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RT Expert Provides Basic Advice on Handling Biological, Chemical Attacks

As news has spread about the recent cases of anthrax in Florida, New York, and Washington, DC, respiratory therapists everywhere are wondering how ready they are to handle an outbreak of the deadly inhaled version of the disease or some other contaminant in their communities. According to Tom Johnson, RRT, RT program director at Long Island University in Brooklyn, NY, who has a long history of involvement with chemical and biological weapons, they are right to be concerned and should start familiarizing themselves with some basic precautions.

"First, for most bio-weapons, Standard Precautions are required, since there is no human- to-human transmission," he says, noting that anthrax falls into that category. "The exceptions are the pneumonic plague and smallpox -- then we are talking about droplet nuclei, as we would be with tuberculosis."

Chemical agents would pose additional concerns. "For chemical weapons, neoprene or butyl rubber gloves must be used in the ED, along with a good fitting respirator, such as the 9970, and vapor-proof goggles." Treatment of victims must involve gentle decontamination with rinse water before entering the warm ED environment to reduce the cutaneous absorption of the chemical and prevent "off-gassing" or "cooking off" the chemical once inside the hospital. "Hospital security must control access to prevent victims from contaminating entrances and passageways to the ED. This will be essential, since victims may arrive on foot or by cab or personal car.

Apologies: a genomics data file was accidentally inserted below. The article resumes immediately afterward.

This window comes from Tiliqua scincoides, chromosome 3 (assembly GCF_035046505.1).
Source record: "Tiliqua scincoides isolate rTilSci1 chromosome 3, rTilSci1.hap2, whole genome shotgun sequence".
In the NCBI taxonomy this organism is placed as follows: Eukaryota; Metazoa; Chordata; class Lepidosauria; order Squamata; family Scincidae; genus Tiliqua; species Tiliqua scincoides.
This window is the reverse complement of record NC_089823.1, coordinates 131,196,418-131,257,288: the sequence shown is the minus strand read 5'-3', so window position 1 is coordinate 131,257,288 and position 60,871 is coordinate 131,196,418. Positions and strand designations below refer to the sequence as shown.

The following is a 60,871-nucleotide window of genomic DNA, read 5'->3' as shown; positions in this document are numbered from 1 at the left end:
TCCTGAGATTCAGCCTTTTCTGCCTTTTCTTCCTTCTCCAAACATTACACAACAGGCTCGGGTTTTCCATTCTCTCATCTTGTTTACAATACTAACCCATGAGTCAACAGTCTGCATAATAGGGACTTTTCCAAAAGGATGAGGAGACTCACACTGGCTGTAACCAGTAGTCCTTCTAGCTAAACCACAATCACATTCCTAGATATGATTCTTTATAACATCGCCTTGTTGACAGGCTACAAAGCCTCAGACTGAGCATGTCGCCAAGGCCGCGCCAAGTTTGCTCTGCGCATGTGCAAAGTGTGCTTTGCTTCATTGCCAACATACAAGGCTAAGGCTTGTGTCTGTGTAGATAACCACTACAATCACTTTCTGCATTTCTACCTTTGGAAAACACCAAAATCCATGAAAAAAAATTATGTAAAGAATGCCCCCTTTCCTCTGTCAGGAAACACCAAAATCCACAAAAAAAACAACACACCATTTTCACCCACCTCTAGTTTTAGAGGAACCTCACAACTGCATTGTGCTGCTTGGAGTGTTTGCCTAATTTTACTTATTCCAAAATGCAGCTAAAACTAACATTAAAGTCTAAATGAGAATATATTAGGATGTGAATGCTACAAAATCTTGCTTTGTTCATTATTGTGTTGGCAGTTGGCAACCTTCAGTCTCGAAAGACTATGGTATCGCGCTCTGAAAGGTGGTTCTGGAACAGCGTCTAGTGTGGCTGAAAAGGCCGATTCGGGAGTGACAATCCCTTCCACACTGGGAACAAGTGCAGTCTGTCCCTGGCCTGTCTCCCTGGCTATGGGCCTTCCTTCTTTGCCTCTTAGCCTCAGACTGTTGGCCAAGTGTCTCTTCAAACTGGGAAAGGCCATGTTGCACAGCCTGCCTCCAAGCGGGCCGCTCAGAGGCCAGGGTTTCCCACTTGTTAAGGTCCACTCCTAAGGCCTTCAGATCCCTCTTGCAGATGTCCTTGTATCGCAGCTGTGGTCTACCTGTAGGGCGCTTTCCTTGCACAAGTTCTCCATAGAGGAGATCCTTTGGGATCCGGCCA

Workers must also be careful to correctly dispose of the rinse water used in early decontamination, and EDs must have a contingency plan for handling an overload of patients, ensuring adequate gas exchanges in all areas that victims may be placed in. He notes that in the Tokyo terrorist attack involving sarin gas, ten percent of the victims were first responders. Most suffered minor injuries and recovered within the day, but one nurse who was contaminated while treating overload patients in a chapel had to be hospitalized herself.

Johnson recently shared his expertise on anthrax and other biological and chemical agents with the viewers of CNN during several interviews that grew out of an expert list provided to the network by Long Island University. He has also provided information via the university public relations department for new reports that have appeared on FOX News, Inside Edition, Newsweek, the New York Times, the New York Post, and several local TV and radio stations.

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